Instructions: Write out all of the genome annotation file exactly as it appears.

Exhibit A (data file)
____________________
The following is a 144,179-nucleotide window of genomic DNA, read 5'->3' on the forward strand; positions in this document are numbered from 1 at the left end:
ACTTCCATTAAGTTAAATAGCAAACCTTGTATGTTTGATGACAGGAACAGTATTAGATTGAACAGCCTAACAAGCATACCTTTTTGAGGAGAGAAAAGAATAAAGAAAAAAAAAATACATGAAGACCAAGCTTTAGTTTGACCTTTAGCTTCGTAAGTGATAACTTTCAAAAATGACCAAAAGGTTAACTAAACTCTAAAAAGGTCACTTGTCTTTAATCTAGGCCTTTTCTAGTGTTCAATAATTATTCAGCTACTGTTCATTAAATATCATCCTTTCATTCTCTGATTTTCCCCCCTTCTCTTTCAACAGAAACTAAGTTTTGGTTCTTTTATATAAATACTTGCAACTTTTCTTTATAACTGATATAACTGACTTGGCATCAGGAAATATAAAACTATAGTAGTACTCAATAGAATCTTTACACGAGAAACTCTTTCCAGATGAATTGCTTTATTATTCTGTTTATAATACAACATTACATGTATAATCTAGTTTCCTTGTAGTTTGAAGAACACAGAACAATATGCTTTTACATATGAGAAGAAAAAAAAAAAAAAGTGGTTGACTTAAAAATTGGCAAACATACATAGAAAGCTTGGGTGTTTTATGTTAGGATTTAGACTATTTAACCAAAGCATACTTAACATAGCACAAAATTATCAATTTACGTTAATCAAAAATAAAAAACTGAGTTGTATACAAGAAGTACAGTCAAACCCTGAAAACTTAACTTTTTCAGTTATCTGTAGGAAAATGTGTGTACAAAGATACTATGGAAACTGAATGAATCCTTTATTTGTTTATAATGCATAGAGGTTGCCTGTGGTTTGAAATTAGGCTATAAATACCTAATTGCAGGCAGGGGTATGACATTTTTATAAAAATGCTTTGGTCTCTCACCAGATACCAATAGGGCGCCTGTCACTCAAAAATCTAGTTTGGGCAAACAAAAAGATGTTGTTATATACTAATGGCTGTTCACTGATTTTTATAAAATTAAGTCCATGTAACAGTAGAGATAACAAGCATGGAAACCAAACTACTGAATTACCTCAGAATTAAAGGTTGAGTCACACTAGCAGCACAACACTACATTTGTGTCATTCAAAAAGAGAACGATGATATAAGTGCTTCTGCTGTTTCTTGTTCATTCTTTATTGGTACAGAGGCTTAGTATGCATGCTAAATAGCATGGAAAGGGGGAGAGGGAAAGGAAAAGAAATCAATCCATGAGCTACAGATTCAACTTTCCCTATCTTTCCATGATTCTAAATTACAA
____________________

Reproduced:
The following is a 144,179-nucleotide window of genomic DNA, read 5'->3' on the forward strand; positions in this document are numbered from 1 at the left end:
ACTTCCATTAAGTTAAATAGCAAACCTTGTATGTTTGATGACAGGAACAGTATTAGATTGAACAGCCTAACAAGCATACCTTTTTGAGGAGAGAAAAGAATAAAGAAAAAAAAAATACATGAAGACCAAGCTTTAGTTTGACCTTTAGCTTCGTAAGTGATAACTTTCAAAAATGACCAAAAGGTTAACTAAACTCTAAAAAGGTCACTTGTCTTTAATCTAGGCCTTTTCTAGTGTTCAATAATTATTCAGCTACTGTTCATTAAATATCATCCTTTCATTCTCTGATTTTCCCCCCTTCTCTTTCAACAGAAACTAAGTTTTGGTTCTTTTATATAAATACTTGCAACTTTTCTTTATAACTGATATAACTGACTTGGCATCAGGAAATATAAAACTATAGTAGTACTCAATAGAATCTTTACACGAGAAACTCTTTCCAGATGAATTGCTTTATTATTCTGTTTATAATACAACATTACATGTATAATCTAGTTTCCTTGTAGTTTGAAGAACACAGAACAATATGCTTTTACATATGAGAAGAAAAAAAAAAAAAAGTGGTTGACTTAAAAATTGGCAAACATACATAGAAAGCTTGGGTGTTTTATGTTAGGATTTAGACTATTTAACCAAAGCATACTTAACATAGCACAAAATTATCAATTTACGTTAATCAAAAATAAAAAACTGAGTTGTATACAAGAAGTACAGTCAAACCCTGAAAACTTAACTTTTTCAGTTATCTGTAGGAAAATGTGTGTACAAAGATACTATGGAAACTGAATGAATCCTTTATTTGTTTATAATGCATAGAGGTTGCCTGTGGTTTGAAATTAGGCTATAAATACCTAATTGCAGGCAGGGGTATGACATTTTTATAAAAATGCTTTGGTCTCTCACCAGATACCAATAGGGCGCCTGTCACTCAAAAATCTAGTTTGGGCAAACAAAAAGATGTTGTTATATACTAATGGCTGTTCACTGATTTTTATAAAATTAAGTCCATGTAACAGTAGAGATAACAAGCATGGAAACCAAACTACTGAATTACCTCAGAATTAAAGGTTGAGTCACACTAGCAGCACAACACTACATTTGTGTCATTCAAAAAGAGAACGATGATATAAGTGCTTCTGCTGTTTCTTGTTCATTCTTTATTGGTACAGAGGCTTAGTATGCATGCTAAATAGCATGGAAAGGGGGAGAGGGAAAGGAAAAGAAATCAATCCATGAGCTACAGATTCAACTTTCCCTATCTTTCCATGATTCTAAATTACAA